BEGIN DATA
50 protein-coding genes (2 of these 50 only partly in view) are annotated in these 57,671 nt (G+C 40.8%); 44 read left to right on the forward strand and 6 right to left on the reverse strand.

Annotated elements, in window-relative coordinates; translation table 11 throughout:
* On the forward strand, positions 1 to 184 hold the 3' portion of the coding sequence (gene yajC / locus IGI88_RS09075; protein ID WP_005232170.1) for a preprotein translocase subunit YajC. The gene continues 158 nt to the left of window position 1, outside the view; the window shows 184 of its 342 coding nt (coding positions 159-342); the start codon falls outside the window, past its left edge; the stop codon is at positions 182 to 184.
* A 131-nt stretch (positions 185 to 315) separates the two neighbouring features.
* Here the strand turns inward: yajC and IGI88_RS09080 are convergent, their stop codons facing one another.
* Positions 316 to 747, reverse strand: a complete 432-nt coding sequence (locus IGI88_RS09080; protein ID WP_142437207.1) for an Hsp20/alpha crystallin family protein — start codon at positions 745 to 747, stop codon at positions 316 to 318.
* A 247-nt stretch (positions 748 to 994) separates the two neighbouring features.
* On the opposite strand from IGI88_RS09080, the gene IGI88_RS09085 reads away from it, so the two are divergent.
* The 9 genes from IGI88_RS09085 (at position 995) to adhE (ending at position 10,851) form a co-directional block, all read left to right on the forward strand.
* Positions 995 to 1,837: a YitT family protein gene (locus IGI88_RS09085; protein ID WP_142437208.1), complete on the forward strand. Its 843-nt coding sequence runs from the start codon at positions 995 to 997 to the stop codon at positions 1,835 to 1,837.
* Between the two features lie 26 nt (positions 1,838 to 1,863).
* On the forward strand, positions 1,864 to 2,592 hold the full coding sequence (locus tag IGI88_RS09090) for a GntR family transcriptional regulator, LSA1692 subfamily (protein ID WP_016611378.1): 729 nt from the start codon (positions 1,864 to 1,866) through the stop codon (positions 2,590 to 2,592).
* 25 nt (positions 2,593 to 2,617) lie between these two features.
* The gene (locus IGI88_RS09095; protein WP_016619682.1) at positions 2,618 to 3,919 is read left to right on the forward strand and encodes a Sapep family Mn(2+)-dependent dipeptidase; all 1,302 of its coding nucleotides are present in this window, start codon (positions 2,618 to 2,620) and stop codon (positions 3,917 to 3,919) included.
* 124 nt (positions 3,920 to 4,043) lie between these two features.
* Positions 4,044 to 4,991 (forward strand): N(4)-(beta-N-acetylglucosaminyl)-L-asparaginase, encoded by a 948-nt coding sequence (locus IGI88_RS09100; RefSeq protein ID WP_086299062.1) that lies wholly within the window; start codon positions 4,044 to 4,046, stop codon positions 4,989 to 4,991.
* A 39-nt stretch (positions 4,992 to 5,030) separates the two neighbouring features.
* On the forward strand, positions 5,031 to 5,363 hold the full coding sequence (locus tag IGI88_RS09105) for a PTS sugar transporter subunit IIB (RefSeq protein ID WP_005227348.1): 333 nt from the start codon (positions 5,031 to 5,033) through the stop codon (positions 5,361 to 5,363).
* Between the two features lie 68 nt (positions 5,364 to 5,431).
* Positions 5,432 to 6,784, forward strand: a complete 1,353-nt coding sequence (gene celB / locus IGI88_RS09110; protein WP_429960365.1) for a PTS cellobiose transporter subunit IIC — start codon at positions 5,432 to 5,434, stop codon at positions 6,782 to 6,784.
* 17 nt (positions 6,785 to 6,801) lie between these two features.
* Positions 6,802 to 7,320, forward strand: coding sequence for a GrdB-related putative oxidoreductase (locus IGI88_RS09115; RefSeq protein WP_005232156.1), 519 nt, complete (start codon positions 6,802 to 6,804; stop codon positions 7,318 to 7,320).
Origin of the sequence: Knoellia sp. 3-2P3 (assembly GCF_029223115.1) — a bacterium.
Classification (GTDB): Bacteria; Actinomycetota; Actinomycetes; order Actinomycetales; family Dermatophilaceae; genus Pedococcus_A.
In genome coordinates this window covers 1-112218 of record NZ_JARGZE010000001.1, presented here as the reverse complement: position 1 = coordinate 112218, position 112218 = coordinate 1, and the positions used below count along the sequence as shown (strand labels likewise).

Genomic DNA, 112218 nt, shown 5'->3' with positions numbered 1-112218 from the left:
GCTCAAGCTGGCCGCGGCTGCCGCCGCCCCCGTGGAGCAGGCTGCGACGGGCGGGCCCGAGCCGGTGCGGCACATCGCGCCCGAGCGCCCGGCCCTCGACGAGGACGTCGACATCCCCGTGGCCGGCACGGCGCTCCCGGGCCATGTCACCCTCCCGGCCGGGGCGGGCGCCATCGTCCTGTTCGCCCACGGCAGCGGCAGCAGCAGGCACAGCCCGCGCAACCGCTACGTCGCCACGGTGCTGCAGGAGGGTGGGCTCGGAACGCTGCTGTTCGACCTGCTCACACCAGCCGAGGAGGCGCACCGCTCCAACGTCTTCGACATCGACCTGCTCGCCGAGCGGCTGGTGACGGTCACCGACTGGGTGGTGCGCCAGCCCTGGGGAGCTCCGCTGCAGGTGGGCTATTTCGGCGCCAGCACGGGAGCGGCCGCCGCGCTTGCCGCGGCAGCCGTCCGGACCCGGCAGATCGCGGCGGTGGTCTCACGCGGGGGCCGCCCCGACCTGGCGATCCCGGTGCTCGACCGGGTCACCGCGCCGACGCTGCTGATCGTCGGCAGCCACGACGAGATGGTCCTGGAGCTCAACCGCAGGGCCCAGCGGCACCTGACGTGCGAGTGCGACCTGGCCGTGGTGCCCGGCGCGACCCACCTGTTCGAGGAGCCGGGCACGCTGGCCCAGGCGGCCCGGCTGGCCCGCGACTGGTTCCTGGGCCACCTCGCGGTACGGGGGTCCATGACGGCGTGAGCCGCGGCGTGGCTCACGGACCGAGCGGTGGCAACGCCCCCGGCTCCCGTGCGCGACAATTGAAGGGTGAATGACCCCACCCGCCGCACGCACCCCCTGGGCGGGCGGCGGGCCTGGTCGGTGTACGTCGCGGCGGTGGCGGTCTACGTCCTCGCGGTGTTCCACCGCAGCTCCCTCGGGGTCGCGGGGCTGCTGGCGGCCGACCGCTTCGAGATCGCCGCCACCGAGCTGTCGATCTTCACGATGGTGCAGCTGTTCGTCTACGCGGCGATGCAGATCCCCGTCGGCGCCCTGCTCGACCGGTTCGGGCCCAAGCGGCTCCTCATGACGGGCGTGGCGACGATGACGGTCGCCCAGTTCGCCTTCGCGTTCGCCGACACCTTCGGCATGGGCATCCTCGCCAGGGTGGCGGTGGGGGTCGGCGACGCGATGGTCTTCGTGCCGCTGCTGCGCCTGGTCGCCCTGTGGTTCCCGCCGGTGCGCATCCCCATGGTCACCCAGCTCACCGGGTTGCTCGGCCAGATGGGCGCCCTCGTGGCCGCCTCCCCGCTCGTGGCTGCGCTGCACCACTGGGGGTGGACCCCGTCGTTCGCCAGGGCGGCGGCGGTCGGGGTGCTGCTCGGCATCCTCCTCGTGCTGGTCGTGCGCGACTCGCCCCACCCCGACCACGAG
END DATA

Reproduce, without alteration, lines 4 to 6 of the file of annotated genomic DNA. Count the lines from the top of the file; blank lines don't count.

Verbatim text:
* A 131-nt stretch (positions 185 to 315) separates the two neighbouring features.
* Here the strand turns inward: yajC and IGI88_RS09080 are convergent, their stop codons facing one another.
* Positions 316 to 747, reverse strand: a complete 432-nt coding sequence (locus IGI88_RS09080; protein ID WP_142437207.1) for an Hsp20/alpha crystallin family protein — start codon at positions 745 to 747, stop codon at positions 316 to 318.